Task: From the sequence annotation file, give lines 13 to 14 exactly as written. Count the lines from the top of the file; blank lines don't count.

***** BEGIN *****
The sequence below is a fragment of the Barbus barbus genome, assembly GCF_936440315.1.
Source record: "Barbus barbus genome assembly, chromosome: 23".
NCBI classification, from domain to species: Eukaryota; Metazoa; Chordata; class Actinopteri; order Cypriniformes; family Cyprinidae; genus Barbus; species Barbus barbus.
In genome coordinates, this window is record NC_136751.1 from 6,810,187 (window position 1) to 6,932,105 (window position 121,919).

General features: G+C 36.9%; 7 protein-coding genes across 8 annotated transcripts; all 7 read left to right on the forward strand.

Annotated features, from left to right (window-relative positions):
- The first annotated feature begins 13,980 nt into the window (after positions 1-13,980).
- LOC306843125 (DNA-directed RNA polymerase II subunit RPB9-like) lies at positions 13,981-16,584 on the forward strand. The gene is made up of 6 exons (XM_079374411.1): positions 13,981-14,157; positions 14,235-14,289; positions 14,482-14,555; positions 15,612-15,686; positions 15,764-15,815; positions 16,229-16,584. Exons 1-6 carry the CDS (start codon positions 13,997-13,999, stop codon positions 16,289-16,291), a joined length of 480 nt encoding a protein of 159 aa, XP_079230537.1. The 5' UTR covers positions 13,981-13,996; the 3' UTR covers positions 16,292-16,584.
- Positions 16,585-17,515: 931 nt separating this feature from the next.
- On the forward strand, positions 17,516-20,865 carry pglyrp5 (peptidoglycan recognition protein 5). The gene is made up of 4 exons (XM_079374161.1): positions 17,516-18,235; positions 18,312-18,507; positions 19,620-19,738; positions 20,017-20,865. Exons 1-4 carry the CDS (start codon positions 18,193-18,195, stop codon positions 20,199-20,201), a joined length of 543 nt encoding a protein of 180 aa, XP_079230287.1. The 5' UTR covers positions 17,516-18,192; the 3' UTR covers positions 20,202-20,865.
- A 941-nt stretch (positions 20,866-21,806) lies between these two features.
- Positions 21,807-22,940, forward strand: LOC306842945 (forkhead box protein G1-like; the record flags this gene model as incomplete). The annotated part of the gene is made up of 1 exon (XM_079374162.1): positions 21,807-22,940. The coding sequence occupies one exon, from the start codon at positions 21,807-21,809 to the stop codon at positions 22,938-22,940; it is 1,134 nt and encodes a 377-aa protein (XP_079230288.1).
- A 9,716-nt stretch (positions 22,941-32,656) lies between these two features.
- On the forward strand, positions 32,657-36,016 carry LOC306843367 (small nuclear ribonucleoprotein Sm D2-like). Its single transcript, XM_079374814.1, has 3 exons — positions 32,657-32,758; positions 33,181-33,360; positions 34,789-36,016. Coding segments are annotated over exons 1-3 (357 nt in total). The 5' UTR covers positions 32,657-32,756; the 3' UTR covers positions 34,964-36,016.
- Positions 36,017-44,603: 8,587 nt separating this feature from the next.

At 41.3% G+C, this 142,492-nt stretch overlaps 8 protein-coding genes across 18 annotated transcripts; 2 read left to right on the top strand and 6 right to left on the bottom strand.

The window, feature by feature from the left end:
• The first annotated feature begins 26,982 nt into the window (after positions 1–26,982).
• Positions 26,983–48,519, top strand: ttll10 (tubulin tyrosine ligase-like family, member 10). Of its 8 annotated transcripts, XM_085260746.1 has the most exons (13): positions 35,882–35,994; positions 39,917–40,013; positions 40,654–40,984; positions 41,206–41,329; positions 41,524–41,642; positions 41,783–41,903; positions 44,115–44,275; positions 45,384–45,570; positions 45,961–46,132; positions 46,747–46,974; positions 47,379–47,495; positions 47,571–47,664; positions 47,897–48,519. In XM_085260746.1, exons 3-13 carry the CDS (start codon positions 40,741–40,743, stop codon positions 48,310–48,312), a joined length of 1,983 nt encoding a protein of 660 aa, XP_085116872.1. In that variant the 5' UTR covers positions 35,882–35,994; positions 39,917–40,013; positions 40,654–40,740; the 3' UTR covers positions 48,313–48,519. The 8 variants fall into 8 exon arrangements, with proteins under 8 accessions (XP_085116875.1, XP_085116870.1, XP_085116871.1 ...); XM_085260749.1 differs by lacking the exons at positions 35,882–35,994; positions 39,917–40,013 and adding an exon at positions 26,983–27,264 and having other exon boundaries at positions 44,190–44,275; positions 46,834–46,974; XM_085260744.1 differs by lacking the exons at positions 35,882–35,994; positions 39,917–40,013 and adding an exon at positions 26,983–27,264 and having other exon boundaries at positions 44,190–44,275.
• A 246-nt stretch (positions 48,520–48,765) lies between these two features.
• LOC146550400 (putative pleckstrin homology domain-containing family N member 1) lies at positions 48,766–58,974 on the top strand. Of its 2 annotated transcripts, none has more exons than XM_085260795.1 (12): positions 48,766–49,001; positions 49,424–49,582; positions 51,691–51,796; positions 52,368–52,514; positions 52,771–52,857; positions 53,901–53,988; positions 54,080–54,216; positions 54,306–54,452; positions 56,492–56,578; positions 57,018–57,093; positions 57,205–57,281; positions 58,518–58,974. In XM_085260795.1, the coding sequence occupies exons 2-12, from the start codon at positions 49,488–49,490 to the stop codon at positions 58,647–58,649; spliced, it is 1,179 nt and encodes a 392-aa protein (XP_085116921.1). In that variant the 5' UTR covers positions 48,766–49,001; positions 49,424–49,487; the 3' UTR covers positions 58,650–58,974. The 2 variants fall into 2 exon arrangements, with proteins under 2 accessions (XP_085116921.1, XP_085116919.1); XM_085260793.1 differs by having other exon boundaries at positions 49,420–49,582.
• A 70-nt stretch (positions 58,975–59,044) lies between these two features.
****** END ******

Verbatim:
- A 9,716-nt stretch (positions 22,941-32,656) lies between these two features.
- On the forward strand, positions 32,657-36,016 carry LOC306843367 (small nuclear ribonucleoprotein Sm D2-like). Its single transcript, XM_079374814.1, has 3 exons — positions 32,657-32,758; positions 33,181-33,360; positions 34,789-36,016. Coding segments are annotated over exons 1-3 (357 nt in total). The 5' UTR covers positions 32,657-32,756; the 3' UTR covers positions 34,964-36,016.